Enter “The Jewel of Medina”, a novel that has been generally categorized as historical-fiction, which depicts the life of Ai’isha’ (ra) rather exotically, with the Prophet (pbuh) not faring to well either. In an interesting New York Times book review, Lorraine Adams says of the author Sherry Jones:
…An inexperienced, untalented author has naïvely stepped into an intense and deeply sensitive intellectual argument. She has conducted enough research to reimagine the accepted versions of Muhammad’s marriage to A’isha, thus offending the religious audience, but not nearly enough to enlighten the ordinary Western reader.
Adams goes on to quote the author of “Politics, Gender, and the Islamic Past: The Legacy of A’isha Bint Abi Bakr”, Denise Spellberg, as saying of “The Jewel of Medina”:
“I don’t have a problem with historical fiction. I do have a problem with the deliberate misinterpretation of history. You can’t play with a sacred history and turn it into soft-core pornography.”
In a Wall Street Journal review, Spellberg is quoted as calling the book a “very ugly, stupid piece of work,” and more explosive than Rushdie’s “Satanic Verses” or the Danish Cartoons.
Which begs the question of what compels someone in this day and age to produce such a work with the full knowledge that it is deemed offensive? The motives are questionable. Is such a work designed to inspire controversy (thus sales)? Or is it merely done to achieve the goal of irking the Muslim world? Or is their a pure and honest attempt at making something…innocent?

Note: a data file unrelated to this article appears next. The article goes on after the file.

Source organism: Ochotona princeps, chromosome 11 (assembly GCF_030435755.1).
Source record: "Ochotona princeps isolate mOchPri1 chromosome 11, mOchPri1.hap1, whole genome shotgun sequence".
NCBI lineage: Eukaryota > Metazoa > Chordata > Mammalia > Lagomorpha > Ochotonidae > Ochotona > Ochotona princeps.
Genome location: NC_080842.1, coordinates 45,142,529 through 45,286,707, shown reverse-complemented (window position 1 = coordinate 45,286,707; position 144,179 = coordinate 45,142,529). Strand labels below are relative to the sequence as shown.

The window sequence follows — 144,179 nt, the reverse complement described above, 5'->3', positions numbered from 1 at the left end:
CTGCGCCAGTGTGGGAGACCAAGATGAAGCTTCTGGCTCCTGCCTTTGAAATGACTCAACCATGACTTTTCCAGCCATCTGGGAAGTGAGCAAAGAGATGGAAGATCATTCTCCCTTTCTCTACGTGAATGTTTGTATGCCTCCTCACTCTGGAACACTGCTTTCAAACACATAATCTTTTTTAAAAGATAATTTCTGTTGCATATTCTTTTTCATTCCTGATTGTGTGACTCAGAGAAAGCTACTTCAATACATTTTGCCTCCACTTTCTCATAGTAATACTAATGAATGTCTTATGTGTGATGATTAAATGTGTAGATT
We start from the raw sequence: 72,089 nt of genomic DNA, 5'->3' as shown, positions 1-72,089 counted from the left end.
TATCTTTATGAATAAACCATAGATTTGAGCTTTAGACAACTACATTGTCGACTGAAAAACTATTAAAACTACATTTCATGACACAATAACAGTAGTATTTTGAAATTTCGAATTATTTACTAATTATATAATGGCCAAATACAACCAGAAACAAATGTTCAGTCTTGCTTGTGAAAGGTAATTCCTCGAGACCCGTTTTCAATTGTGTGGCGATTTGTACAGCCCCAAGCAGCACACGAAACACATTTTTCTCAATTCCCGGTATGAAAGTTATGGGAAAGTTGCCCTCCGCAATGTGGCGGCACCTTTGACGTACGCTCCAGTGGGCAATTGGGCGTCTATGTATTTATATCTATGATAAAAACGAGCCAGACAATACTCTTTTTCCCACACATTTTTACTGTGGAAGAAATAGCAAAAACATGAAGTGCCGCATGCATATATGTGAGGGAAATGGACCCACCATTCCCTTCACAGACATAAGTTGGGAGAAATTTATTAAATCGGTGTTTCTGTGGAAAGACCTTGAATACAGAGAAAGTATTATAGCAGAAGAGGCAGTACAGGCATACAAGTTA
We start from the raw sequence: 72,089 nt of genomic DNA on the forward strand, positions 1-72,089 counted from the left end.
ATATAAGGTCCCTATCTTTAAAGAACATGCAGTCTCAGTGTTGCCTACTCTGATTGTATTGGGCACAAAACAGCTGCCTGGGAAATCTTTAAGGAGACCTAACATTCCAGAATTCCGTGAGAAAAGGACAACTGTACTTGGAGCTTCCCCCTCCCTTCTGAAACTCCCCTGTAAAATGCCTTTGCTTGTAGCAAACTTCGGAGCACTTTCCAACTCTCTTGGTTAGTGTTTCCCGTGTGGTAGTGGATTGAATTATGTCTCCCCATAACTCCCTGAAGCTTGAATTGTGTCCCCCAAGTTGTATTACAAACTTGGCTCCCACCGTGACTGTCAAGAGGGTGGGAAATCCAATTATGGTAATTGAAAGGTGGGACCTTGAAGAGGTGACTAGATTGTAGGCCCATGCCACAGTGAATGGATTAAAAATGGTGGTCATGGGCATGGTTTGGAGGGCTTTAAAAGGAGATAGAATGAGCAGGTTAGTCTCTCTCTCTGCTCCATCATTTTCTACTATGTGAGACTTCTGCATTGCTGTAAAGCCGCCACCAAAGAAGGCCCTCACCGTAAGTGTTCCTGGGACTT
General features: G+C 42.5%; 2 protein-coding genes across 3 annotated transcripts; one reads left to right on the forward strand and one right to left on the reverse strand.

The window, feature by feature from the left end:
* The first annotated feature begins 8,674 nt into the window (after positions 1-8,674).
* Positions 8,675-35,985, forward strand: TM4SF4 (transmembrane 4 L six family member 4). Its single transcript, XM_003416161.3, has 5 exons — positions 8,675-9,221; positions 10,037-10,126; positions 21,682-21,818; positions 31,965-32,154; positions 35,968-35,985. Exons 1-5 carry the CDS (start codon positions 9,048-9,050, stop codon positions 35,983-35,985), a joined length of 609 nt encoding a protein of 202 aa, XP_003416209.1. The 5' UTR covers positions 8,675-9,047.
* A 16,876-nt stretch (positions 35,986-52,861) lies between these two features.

Attempting to dissect an author’s intentions is folly, so I’ll avoid doing so. Suffice to say, while I, as a Muslim, completely reject the decision to create something like this and the subject matter itself, I would not necessarily deny its right to be published. Emphasis on the world “necessarily” as this is, after all, a struggle with something philosophical in essence. Reading blogs and various publications, there are plenty of people who I not only disagree with, but whose opinions offend me and my beliefs on a personal level, as they do, deliberately, to many others. However, given the power, I would never look to shut them down. Some how, that decision becomes more debatable at the prospect of a book, intended to be read by millions in a western hemisphere that is already confused and generally ignorant about Islamic history and beliefs. The audience, changes everything. As do the intentions. As does the context.